The natural rules for the definite integral of sums and constant multiplies of functions, i.e.
sumrule, constmult
(f (x) + g(x))dx | = f (x)dx + g(x)dx | ||
cf (x)dx | = c f (x)dx |
follow (by the Fundamental Theorem of Calculus) from the similar rules for antiderivatives, as we know prove.
Let F(x) and G(x) be two functions with F'(x) = f (x) , G'(x) = g(x) . We know by the addition rule for derivatives that
F(x) + G(x) = [F(x) + G(x)] |
Writing this in terms of f and g yields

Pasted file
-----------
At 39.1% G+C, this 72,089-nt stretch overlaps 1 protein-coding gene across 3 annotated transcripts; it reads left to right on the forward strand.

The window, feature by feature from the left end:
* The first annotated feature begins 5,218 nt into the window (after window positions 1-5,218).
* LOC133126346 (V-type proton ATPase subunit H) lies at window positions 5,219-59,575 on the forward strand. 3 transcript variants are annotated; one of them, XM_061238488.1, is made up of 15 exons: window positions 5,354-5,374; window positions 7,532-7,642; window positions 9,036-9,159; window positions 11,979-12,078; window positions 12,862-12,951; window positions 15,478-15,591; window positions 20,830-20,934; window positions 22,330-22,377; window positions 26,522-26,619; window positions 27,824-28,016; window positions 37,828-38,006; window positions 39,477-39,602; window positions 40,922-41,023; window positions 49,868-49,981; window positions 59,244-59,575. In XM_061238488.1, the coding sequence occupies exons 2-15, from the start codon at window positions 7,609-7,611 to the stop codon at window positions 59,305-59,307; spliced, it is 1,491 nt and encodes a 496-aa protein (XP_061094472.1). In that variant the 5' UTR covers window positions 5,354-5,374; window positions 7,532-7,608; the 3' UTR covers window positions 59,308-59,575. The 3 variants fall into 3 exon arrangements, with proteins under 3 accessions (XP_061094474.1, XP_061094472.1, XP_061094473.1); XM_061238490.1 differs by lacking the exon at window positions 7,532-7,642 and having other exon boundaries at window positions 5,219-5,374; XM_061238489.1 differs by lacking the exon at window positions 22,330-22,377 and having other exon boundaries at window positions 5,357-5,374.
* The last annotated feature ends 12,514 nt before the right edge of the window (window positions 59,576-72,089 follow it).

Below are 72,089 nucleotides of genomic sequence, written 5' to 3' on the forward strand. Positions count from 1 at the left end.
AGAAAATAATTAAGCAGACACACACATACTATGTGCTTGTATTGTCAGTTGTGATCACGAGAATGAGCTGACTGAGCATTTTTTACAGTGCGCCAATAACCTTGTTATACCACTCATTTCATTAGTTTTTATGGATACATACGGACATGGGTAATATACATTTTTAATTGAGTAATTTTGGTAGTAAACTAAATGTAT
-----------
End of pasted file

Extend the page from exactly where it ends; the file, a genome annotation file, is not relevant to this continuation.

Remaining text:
f (x) + g(x) = [ f (x)dx + g(x)dx] |
As functions of b , the left and right hand sides of @@the sum rule@@ are antiderivatives of the two expressions above, so they differ by a constant. This constant must be zero, however, since the integrals are equal (both zero) for b = a , and the sum rule is proved.
Similarly, if c is a constant, we know that
c F(x) = [cF(x)] |
or
cf (x) = [c f (x)dx] |
As before, the @@constant multiple rule@@ asserts the equality of antiderivatives of these two expressions that agree for one value of b . Therefore the antiderivatives are equal, and the rule follows.